France’s Bloody Reminder Why We Must Not Return to a “Let-Everyone-In-And-We’ll-Sort-It-Out-Later” Asylum Policy

Policies put in place by the Trump administration have dramatically curtailed the practice of allowing large numbers of asylum seekers to enter the country pending a hearing on their claims. These policies have outraged advocates for migrants who see any restrictions on admission of people claiming persecution as just another form of persecution. And, depending on the outcome of the election, they may have someone who shares their views sitting in the White House come January 20.

The let-‘em-all-in position has been bolstered in recent years by a lack of truly horrific acts carried out by terrorists claiming to be asylum-seekers. While there has been a steady spate of criminal activity in the United States and other nations perpetrated by illegal border-crossers, there has not been the kind of headline-grabbing event that captures public attention. Until the last two weeks, that is.

Twice in the last two weeks migrants claiming to be fleeing persecution in their homelands have perpetrated gruesome attacks in France that serve as a reminder that aside from encouraging large-scale asylum fraud, allowing anyone to enter pending a hearing poses mortal dangers. The first attack was the October 16 decapitation of Samuel Paty, a high school teacher in a Paris suburb. As the trial of those accused of the 2015 Charlie Hebdo massacre got underway in France, Paty led a debate about the limits of free speech that included showing his class the cartoons of the Prophet Mohammed that outraged those who murdered the editorial staff of the satirical magazine and shoppers at a kosher supermarket.

That classroom exercise outraged Abdoullakh Abouyezidvitch Anzorov, an 18-year-old migrant from Chechnya, a Russian province known to be a hotbed of Islamist activity. As a way to express his displeasure with Paty, Anzorov decapitated him outside the school. The incident served as a reminder to the French public (that has seen more than its share of Islamist terror attacks) that just because someone claims he is fleeing persecution in his country does not mean you want him in yours.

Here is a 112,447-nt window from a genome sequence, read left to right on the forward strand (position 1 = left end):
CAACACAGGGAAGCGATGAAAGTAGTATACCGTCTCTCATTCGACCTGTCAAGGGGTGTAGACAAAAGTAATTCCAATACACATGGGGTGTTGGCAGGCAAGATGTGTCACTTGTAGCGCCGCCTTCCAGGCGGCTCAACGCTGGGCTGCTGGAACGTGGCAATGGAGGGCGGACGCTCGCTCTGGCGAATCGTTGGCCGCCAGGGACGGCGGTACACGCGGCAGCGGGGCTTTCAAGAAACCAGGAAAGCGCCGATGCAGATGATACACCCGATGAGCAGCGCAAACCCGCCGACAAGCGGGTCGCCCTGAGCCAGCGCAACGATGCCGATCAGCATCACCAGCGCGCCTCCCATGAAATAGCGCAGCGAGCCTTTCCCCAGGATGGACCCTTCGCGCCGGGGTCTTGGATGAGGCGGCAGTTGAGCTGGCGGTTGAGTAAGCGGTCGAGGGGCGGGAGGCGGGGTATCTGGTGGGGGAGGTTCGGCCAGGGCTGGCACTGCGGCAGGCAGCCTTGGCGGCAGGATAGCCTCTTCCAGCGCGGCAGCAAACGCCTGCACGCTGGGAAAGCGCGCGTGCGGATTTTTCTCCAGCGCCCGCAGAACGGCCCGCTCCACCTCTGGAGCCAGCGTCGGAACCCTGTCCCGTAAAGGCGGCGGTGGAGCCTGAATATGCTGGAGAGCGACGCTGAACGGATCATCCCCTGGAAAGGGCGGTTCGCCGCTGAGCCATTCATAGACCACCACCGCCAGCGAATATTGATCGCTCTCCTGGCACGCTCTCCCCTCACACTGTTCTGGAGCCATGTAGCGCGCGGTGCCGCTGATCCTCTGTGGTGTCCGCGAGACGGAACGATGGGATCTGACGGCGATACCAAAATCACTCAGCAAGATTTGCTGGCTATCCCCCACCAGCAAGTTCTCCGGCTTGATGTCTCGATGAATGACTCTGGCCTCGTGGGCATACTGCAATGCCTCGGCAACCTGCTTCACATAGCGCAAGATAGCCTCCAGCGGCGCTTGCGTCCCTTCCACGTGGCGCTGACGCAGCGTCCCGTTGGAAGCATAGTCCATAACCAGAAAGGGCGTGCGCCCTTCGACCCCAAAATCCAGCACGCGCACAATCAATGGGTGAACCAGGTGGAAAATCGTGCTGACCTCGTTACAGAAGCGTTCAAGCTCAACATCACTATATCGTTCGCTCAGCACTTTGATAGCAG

That horrific attack was followed closely by an even more deadly one on October 29 in the southern city of Nice. This attack on worshippers in the Notre Dame de l‘Assomption basilica left three people dead. The motives for this murder spree carried out by Brahim Aouissaoui, a 21-year-old Tunisian migrant, are not clear. What is clear is how he happened to be in Nice last Thursday.

Aouissaoui, like many other North African migrants (nearly all of whom are economic migrants), arrived in Europe by boat (with no identification documents) at the Italian island of Lampedusa on September 20. After a two-week COVID quarantine Aouissaoui was given an “exit slip” ordering him to leave Italy within seven days. It took him nearly a month to leave, but finally on October 27, Aouissaoui caught a train from Rome to Nice, where two days later he murdered three French citizens as they prayed in their church.

French authorities have arrested at least six other people in connection with the Nice massacre, indicating that Aouissaoui may have been a terrorist carrying out a planned attack on a soft target. Notwithstanding protestations from migrant advocates that terrorist organizations are not exploiting Europe’s lax border policies, a July 2020 UN Security Council report warned that groups like Al-Qaeda and ISIS are taking advantage of those policies to infiltrate Western nations.

It is not unreasonable to imagine that if the United States were to relax many of the border security measures and policies in place to deter asylum fraud that Americans could soon face similar dangers. Vice President Biden has vowed that he would terminate construction of the border security fence, roll back agreements with Mexico and Central American countries that prevent large numbers of migrants posing as asylum seekers from pouring across the border, rescind travel restrictions on people from countries known to support terrorism, and end detention for nearly all asylum seekers while they pursue their claims.

If he wins and carries through on those promises we can be certain that in addition to countless economic migrants, terrorists and criminal cartels all around the world will be paying attention.

About Author


Ira joined the Federation for American Immigration Reform (FAIR) in 1986 with experience as a journalist, professor of journalism, special assistant to Gov. Richard Lamm (Colorado), and press secretary of the House Defense Appropriations Subcommittee. His columns have appeared in National Review, LA Times, NY Times, Washington Post, Newsweek, and more. He is an experienced TV and radio commentator.

Comments are closed.